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Verses 4-9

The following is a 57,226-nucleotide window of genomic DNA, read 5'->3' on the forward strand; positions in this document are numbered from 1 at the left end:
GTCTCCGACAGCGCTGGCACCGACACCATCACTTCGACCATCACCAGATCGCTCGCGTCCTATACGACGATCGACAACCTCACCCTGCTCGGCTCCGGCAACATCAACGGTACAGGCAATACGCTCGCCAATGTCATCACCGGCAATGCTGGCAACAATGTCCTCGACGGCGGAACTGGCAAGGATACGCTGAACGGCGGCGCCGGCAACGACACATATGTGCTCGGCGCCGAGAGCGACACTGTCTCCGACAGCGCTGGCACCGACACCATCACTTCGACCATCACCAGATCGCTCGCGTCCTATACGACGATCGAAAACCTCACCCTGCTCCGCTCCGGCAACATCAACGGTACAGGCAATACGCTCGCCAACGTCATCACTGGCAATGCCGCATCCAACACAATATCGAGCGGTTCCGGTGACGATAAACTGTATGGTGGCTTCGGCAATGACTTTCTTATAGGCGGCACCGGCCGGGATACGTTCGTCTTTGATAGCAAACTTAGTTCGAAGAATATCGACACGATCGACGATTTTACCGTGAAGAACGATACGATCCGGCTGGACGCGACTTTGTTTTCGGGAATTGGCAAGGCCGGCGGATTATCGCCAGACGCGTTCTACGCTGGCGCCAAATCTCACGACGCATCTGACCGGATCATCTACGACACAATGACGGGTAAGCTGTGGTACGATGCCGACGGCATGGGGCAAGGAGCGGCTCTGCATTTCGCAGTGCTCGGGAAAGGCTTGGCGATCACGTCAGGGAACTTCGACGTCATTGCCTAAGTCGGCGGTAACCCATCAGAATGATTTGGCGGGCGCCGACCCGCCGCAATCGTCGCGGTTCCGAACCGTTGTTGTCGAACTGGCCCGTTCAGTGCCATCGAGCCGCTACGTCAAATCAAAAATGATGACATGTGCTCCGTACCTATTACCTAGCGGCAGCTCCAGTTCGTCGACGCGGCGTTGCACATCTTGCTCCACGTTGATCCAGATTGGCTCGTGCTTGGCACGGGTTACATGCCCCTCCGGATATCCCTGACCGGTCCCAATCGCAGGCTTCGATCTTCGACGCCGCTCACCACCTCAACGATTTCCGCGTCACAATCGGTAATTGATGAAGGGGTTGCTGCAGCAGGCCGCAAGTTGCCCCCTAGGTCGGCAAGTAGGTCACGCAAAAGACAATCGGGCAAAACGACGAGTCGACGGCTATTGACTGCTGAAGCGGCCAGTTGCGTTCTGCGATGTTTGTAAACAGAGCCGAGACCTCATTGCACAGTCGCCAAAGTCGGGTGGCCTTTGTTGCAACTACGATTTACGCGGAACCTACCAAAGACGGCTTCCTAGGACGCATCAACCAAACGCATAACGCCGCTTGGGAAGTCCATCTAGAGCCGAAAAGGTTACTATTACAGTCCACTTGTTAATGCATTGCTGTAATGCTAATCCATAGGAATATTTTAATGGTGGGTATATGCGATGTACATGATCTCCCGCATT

Jonah 4:4-9. Doest thou well to be angry? What a mild reproof was this from God, for such a passionate behaviour as Jonah manifested! Here the prophet experienced that Jehovah was a gracious God, merciful, and slow to anger. Here we learn by the highest example, that of God himself, how mild and gentle we ought to be if we would be like him, even to those who carry themselves toward us in the most unreasonable and unjustifiable manner. So Jonah went out of the city The words should rather have been rendered, Now Jonah had gone out of the city: for the particulars related in the foregoing verses took place after his departing out of the city, and sitting somewhere in view of it, expecting some extraordinary judgment to come upon it; but being disappointed, he broke out into that expostulation with God already mentioned. We may observe, in this book, several instances of facts related first, and then the manner how these facts were brought about explained afterward. And sat on the east side of the city Probably in a place where he could best see the city; and there made him a booth A little cot, or shed of twigs. Or, a shelter, as Bishop Newcome translates the word, observing, that it signifies both an artificial cover, such as a tent, or booth, and also a natural one, as Job 38:40; Jeremiah 25:38, where it is used of the covert of a lion. The LXX. render it σκηνη , a tent; and the Vulgate, umbraculum, a little shed. And the Lord prepared a gourd This is supposed to be spoken of a shrub growing in Palestine, bearing broad and very thick leaves, so that it affords a great shade. Bochart, Hiller, and Celsius say, that the ricinus, or palma- christi, is here meant; a supposition which is favoured by its height, which is that of the olive, the largeness of its leaves, which are like those of the vine, and the quickness of its growth: see Pliny, Nat. Hist., lib. 15. cap. 7. Whatever kind of plant it was that shaded Jonah, we may justly attribute a miraculous growth to it. Indeed the relation in the text evidently supposes that, saying that God made it to come up over Jonah: that it might be a shadow, &c., to deliver him from his grief That is, from the inconvenience which he felt from the heat. So Jonah was exceeding glad of the gourd As vehement in his joy now as in his grief before. His passions were strong, and easily moved by trifling events, whether of an agreeable or disagreeable nature. We are not told that Jonah saw the hand of God in this plant’s rising up so suddenly to shelter him, or that he was thankful to God for it. But God prepared That is, sent, or excited, a worm By the same power which caused the gourd suddenly to spring up and spread itself. And it smote the gourd Early next morning it bit the root, so that the whole gourd withered. And when the sun did arise That is, when it was got to some height; for the day-break is spoken of before, and this seems to signify some space of time after that: besides, the sun’s being described as beating on the head of Jonah, shows that an advance in the day is here intended; God prepared a vehement east wind The winds in the hot countries, when they blow from the sandy deserts, are oftentimes more suffocating than the heat of the sun, and they make the sun-beams give a more intense heat. The sun beat upon the head of Jonah that he fainted Was overpowered by the heat, and ready to faint. And wished himself to die As he had done before; and said, It is better for me to die than to live But Jonah must be made more wise, humble, and compassionate too, before it will be better for him to die than to live. And before God hath done with him, he will teach him to value his own life more, and to be more tender of the lives of others. And God said, Doest thou well to be angry for the gourd? For an insignificant, short-lived plant? God adds this circumstance to the question before proposed, that Jonah might be his own judge, and at once condemn his own passions, justify God’s patience and mercy, and acquiesce with satisfaction in God’s merciful dealings with the inhabitants of Nineveh. And he said, I do well to be angry When a similar question was asked before, he was silent; but now he is out of all patience, and quarrels openly and rudely with God, who had spared Nineveh, which Jonah thought ought to have been consumed as Sodom, or as the old world was. Even unto death I have just cause to be angry, even to that degree as to wish myself dead. The prophet here records his own sin, without concealing any circumstance of it, as Moses and other holy writers have done.

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